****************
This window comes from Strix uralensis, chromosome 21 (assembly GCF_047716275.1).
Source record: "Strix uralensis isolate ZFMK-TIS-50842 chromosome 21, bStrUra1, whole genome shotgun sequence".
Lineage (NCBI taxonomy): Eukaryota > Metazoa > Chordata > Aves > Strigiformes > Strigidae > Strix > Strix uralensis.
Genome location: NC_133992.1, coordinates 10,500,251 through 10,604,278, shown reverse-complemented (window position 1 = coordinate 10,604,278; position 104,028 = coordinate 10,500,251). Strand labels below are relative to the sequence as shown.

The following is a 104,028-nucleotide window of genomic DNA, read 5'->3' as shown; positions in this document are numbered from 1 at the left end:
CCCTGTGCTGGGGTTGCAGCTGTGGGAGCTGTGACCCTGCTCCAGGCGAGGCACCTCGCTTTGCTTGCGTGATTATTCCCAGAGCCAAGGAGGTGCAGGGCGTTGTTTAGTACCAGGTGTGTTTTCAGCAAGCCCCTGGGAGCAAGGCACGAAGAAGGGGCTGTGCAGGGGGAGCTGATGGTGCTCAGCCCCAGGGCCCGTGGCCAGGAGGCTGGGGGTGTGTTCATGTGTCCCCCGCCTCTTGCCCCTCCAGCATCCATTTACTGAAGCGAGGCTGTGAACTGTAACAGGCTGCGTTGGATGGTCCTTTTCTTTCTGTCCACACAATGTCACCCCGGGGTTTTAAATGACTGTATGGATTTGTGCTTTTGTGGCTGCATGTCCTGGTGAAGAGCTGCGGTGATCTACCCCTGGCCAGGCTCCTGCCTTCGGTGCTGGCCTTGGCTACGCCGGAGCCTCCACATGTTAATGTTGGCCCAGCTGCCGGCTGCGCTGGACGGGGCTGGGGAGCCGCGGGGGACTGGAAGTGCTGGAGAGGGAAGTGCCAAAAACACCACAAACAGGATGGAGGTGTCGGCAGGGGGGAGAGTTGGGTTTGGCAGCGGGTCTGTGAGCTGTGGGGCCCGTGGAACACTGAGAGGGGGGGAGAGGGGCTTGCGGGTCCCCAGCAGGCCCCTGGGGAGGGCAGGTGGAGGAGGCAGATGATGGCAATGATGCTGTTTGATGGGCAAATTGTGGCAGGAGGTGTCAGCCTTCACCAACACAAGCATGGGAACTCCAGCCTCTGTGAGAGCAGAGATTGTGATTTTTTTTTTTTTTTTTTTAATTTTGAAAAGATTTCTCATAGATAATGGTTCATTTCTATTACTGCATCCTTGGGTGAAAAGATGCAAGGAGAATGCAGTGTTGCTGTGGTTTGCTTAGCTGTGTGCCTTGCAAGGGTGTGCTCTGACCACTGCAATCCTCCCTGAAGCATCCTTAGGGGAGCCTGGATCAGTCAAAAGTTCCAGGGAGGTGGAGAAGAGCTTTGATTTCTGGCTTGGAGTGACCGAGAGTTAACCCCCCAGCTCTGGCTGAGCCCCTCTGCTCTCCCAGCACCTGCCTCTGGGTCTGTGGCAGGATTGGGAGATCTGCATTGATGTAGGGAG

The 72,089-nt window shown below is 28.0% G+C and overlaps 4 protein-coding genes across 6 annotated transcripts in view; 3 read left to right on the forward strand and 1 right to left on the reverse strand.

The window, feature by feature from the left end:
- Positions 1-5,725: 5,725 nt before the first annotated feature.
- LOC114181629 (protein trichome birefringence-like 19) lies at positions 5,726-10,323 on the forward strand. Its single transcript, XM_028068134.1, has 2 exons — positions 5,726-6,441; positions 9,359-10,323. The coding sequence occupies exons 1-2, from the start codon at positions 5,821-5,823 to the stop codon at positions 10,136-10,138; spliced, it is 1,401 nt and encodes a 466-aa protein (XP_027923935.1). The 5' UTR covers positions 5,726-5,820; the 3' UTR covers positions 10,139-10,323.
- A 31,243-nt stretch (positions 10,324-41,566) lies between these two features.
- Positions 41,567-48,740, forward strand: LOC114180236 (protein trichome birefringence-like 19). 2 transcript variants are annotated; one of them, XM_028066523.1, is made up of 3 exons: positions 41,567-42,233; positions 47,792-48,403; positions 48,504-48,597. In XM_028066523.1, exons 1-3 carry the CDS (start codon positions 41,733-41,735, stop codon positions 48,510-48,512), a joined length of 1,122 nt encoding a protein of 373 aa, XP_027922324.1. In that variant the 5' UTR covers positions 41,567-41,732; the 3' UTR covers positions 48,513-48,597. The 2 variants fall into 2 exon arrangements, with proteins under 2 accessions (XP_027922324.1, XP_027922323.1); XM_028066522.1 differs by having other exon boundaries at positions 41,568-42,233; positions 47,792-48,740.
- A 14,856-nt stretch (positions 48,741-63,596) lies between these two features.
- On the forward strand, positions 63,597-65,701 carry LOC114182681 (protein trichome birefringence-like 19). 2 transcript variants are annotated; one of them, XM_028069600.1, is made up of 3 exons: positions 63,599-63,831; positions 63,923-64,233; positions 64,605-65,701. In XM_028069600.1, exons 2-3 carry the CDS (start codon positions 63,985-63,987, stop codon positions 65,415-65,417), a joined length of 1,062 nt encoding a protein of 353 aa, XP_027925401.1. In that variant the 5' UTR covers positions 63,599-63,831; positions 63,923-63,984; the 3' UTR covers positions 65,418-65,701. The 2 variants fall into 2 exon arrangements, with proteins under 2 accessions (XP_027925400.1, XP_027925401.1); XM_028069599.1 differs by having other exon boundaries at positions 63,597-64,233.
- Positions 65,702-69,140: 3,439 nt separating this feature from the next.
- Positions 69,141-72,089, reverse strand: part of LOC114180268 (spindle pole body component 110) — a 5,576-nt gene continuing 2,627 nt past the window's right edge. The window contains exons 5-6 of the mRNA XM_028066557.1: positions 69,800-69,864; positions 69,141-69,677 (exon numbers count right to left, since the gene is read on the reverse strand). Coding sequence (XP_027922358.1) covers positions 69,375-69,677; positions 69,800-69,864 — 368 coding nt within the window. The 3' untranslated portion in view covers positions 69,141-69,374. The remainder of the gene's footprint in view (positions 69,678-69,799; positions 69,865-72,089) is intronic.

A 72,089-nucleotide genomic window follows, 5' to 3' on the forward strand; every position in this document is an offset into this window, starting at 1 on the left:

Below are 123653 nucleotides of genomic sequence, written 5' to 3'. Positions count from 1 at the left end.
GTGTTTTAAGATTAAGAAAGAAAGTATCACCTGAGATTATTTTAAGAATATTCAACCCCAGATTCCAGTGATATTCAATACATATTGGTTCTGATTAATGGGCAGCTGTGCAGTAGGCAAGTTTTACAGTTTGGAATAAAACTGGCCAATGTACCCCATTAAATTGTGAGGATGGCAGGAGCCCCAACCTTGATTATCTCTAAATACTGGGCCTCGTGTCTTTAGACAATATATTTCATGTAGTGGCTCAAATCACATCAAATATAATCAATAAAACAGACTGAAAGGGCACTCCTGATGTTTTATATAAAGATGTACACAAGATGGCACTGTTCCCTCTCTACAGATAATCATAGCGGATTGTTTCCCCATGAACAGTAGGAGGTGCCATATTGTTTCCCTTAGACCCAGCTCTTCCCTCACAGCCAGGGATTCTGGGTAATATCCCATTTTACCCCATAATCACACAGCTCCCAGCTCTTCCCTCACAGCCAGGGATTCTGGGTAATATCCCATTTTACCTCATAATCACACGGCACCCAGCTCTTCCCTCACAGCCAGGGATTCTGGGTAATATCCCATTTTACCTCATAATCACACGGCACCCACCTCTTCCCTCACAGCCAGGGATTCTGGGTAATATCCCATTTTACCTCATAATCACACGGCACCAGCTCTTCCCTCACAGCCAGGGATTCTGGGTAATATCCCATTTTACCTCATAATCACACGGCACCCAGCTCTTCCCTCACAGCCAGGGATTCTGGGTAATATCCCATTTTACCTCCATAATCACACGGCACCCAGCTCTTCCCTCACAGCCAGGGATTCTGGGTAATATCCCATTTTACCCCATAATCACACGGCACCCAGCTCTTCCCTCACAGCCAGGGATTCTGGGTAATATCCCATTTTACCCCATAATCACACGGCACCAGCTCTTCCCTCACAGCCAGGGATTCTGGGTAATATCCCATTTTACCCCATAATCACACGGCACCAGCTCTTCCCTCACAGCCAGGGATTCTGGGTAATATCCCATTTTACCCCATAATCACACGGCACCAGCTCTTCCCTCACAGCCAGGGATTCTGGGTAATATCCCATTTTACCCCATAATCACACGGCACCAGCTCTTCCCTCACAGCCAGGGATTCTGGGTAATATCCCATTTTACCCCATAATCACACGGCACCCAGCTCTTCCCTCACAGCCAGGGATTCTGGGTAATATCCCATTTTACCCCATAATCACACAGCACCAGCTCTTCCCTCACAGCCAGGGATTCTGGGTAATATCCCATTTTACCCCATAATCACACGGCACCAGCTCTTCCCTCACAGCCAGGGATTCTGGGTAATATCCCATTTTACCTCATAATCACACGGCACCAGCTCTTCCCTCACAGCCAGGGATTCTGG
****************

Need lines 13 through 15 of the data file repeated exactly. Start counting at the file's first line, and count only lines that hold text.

- A 14,856-nt stretch (positions 48,741-63,596) lies between these two features.
- On the forward strand, positions 63,597-65,701 carry LOC114182681 (protein trichome birefringence-like 19). 2 transcript variants are annotated; one of them, XM_028069600.1, is made up of 3 exons: positions 63,599-63,831; positions 63,923-64,233; positions 64,605-65,701. In XM_028069600.1, exons 2-3 carry the CDS (start codon positions 63,985-63,987, stop codon positions 65,415-65,417), a joined length of 1,062 nt encoding a protein of 353 aa, XP_027925401.1. In that variant the 5' UTR covers positions 63,599-63,831; positions 63,923-63,984; the 3' UTR covers positions 65,418-65,701. The 2 variants fall into 2 exon arrangements, with proteins under 2 accessions (XP_027925400.1, XP_027925401.1); XM_028069599.1 differs by having other exon boundaries at positions 63,597-64,233.
- Positions 65,702-69,140: 3,439 nt separating this feature from the next.